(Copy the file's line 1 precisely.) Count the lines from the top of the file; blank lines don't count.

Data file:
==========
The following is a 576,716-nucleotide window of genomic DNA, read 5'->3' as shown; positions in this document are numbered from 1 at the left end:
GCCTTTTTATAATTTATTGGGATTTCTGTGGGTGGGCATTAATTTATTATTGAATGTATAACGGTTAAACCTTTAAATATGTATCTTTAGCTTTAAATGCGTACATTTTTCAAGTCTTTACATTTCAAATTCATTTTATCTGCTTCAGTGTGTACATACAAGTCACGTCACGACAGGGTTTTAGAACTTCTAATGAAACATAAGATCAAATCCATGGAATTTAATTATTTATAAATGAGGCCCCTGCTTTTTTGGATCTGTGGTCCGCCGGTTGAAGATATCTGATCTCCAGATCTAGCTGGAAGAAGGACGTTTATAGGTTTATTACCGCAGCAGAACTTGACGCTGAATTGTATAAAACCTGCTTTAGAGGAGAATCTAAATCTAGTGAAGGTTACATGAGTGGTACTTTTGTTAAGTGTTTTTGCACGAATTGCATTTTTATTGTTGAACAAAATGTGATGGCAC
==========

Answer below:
The following is a 576,716-nucleotide window of genomic DNA, read 5'->3' as shown; positions in this document are numbered from 1 at the left end: